Integration by Substitution

The integration of a function f(x) is given by F(x) and it is represented by:

∫f(x)dx = F(x) + C

Here R.H.S. of the equation means integral of f(x) with respect to x.

  • F(x) is called anti-derivative or primitive.
  • f(x) is called the integrand.
  • dx is called the integrating agent.
  • C is called constant of integration or arbitrary constant.
  • x is the variable of integration.

The anti-derivatives of basic functions are known to us. The integrals of these functions can be obtained readily. But this integration technique is limited to basic functions and in order to determine the integrals of various functions, different methods of integration are used. Among these methods of integration let us discuss integration by substitution.

How to Use Integration by Substitution Method

In this method of integration, any given integral is transformed into a simple form of integral by substituting the independent variable by others.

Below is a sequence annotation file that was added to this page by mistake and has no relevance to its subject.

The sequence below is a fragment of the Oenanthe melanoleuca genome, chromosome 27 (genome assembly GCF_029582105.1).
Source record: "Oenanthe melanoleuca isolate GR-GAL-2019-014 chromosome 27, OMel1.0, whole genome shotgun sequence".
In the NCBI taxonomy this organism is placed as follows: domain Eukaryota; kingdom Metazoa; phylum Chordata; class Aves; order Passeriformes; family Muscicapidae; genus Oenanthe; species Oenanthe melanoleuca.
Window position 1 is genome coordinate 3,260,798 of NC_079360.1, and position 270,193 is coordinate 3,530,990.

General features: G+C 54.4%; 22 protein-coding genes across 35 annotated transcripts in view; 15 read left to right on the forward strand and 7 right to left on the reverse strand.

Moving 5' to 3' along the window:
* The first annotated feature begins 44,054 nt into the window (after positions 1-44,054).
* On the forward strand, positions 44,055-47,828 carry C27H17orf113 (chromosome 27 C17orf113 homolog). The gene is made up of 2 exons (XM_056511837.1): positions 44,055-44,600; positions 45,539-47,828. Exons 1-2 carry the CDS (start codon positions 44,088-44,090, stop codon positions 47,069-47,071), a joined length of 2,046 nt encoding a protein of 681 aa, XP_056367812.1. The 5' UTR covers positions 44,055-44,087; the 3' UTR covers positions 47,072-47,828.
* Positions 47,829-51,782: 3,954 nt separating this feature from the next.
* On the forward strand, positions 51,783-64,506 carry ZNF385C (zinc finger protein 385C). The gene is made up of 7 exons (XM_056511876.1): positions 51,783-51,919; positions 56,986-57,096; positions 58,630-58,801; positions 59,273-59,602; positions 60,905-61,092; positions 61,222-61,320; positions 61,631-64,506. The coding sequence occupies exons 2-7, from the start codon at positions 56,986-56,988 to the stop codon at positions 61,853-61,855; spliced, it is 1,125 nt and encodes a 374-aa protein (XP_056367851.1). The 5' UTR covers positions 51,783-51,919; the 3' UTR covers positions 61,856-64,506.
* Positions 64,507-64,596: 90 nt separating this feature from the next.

Take for example an equation having an independent variable in x, i.e. ∫sin (x3).3x2.dx———————–(i),

In the equation given above the independent variable can be transformed into another variable say t.

Substituting x3 = t ———————-(ii)

Differentiation of above equation will give-

3x2.dx = dt ———————-(iii)

Substituting the value of (ii) and (iii) in (i), we have

∫sin (x3).3x2.dx = ∫sin t . dt

Thus the integration of the above equation will give

∫sin t . dt= -cos t + c

Again putting back the value of t from equation (ii), we get

∫sin (x3).3x2.dx = -cos x3 + c

The General Form of integration by substitution is:

∫ f(g(x)).g'(x).dx = f(t).dt, where t = g(x)

Usually the method of integration by substitution is extremely useful when we make a substitution for a function whose derivative is also present in the integrand. Doing so, the function simplifies and then the basic formulas of integration can be used to integrate the function. To understand this concept better, let us look into an example.

Example: Find the integration of

Solution: Given :

Let t = tan-1x …… (1)

dt = (1/ 1+x2 ) . dx

I = ∫ et . dt

= et + C …….(2)

Substituting the value of (1) in (2), we have I = etan-1x + C. This is the required integration for the given function.

Example: Integrate 2x cos (x2 – 5) with respect to x .

Solution: I = ∫2xcos(x2 – 5).dx

Let x2 – 5 = t …..(1)

2x.dx = dt

Substituting these values, we have

I = ∫cos(t).dt

= sin t + c …..(2)

Substituting the value of 1 in 2, we have

= sin (x2 – 5) + C

This is the required integration for the given function.